I'm a big fan of Hadrian. He has some of the greatest portraiture on Roman coins in my opinion. This is one of the best portraits in the entire FF collection. It reminds me of a CIRCAM.

    114-117 AD
    Obverse: IMP CAES NER TRAIAN OPTIM AVG GER DAC PM TRP COS VI, laureate draped bust right
    Reverse: PM TRP COS VI PP SPQR, Genius or Bonus Eventus standing left, holding patera and corn ears
    Trajan Denarius, 114-117 AD.jpg
  4. Finn235

    Finn235 Well-Known Member

    Beautiful coin! I have been meaning to pick up either this type, or the more popular ADOPTIO, which are just about the only way to pick up a budget coin with Divus Trajan before the Decian issues more than a century later. Interesting note is that Hadrian looks almost beardless, although I don't think I have ever seen a clean-shaven Hadrian.

    Here's my earliest Hadrian, although still a far cry from an actual transitional issue
    Hadrian denarius roma seated.jpg
  5. Roman Collector

    Roman Collector Supporter! Supporter

    Here's an early one with the so-called "heroic bust":

    Hadrian P M TR P COS II PIETAS denarius.jpg
    Hadrian, AD 117-35.
    Roman AR Denarius, 3.10 g, 17.7 mm, 7 h.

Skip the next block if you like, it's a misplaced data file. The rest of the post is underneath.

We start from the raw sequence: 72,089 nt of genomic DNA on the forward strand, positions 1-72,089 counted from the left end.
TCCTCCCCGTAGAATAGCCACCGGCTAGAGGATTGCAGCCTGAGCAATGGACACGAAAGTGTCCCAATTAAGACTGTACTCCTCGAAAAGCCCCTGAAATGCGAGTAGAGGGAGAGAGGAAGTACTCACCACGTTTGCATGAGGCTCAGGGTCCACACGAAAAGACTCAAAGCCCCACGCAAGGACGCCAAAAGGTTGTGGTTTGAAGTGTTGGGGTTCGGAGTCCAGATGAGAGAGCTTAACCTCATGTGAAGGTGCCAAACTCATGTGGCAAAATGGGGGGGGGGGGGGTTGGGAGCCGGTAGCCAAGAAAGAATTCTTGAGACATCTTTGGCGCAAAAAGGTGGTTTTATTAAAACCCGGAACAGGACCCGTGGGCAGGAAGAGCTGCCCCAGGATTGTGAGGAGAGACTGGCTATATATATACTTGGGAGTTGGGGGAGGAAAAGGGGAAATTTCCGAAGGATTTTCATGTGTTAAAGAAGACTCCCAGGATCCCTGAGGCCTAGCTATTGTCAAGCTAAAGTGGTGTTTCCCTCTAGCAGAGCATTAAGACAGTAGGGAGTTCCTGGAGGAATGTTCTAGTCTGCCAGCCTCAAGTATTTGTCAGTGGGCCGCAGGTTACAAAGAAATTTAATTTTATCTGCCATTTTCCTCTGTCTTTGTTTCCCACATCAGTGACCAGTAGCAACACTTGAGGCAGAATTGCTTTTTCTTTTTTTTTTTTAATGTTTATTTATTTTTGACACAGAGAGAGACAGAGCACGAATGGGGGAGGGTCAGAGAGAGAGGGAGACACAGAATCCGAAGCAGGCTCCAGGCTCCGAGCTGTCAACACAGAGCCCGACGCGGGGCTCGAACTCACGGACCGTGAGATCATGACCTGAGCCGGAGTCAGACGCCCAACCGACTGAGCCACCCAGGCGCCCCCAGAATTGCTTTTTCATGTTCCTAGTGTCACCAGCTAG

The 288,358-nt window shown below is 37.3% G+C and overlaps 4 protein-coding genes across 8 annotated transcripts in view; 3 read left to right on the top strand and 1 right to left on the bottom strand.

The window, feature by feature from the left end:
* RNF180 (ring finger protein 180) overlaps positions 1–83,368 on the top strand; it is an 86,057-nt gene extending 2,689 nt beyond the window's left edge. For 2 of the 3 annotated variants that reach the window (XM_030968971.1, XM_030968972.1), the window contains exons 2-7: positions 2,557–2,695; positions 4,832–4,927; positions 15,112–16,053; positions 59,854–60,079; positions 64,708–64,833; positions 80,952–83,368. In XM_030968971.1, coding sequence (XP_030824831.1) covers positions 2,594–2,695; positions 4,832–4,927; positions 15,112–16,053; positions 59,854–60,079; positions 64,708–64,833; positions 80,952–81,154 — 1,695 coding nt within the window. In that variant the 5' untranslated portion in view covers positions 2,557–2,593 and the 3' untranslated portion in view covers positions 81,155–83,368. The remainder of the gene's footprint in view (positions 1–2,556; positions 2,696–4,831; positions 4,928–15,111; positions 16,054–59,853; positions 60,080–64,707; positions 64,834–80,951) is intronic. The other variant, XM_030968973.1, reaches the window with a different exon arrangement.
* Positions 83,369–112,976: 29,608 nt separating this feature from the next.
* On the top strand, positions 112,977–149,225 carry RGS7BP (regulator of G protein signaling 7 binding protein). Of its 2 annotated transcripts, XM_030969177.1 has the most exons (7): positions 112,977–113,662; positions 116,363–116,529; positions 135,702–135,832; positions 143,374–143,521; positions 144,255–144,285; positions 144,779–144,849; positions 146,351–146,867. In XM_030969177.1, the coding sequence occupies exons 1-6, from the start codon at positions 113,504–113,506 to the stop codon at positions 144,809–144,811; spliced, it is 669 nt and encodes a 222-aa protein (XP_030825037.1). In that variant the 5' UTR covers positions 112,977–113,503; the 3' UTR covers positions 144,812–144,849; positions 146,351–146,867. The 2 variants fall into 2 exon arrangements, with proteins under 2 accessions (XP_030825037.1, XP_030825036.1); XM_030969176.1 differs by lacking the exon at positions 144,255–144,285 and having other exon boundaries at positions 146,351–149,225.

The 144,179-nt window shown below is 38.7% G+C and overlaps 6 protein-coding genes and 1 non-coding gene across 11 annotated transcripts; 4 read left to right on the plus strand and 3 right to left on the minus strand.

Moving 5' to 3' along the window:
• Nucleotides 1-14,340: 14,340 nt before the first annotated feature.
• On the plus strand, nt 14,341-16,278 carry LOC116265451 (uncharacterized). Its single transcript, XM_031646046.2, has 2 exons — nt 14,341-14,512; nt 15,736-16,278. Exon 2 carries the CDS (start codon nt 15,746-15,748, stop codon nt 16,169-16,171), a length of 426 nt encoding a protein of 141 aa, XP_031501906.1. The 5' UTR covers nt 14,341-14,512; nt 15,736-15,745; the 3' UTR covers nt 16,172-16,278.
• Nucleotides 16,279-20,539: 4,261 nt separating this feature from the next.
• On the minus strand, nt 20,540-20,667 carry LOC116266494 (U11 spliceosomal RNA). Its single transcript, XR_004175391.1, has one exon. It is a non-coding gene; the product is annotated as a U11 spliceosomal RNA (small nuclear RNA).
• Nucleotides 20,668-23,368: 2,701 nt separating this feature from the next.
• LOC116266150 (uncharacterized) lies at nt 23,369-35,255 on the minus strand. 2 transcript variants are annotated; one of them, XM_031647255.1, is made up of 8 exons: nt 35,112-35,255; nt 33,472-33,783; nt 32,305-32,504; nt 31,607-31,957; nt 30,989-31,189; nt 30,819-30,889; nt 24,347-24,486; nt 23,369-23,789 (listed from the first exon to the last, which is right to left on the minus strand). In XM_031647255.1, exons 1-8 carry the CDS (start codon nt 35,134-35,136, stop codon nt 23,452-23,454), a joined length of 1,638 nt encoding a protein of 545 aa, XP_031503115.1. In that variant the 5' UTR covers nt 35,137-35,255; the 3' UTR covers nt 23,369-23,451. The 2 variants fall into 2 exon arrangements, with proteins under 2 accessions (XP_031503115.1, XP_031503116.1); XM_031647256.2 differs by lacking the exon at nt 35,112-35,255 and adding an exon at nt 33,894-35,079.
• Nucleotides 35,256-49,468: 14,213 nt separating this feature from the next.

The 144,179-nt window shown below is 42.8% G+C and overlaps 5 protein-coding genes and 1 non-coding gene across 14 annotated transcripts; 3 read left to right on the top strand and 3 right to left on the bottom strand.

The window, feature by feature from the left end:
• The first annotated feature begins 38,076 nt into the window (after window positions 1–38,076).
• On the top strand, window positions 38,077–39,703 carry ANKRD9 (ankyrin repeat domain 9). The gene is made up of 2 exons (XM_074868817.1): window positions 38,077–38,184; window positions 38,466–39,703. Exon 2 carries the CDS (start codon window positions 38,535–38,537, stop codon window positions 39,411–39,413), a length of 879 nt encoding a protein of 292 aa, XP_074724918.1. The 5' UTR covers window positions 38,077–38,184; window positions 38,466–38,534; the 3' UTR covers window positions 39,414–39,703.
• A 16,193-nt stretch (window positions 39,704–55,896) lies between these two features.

Rome, AD 118.
    Obv: IMP CAESAR TRAIAN HADRIANVS AVG, laureate bust, right, with drapery on left shoulder.
    Rev: P M TR P COS II, PIETAS across fields, Pietas, draped, standing facing left, raising her right hand and placing her left arm on her breast.
    Refs: RIC 45a; BMCRE 82; RSC 1027; Strack 39; RCV --.

    See the cover of this mystery novel set in Roman Britain:

  6. Ocatarinetabellatchitchix

    Ocatarinetabellatchitchix Supporter! Supporter

    Nothing's special, only my latest acquisition from this Emperor, the only denomination that was missing from him.

    Hadrian Ae As
    Rome 27mm 12.32g
    RIC 579b
    Ex. @Valentinian
  7. Limes

    Limes Supporter! Supporter

    Great and historical relevant coin, @Sulla80. I've also read your first link with great interest. That blog is a very usefull resource. I only have 10 coins of Hadrian, and one of Aelius. I will show two below: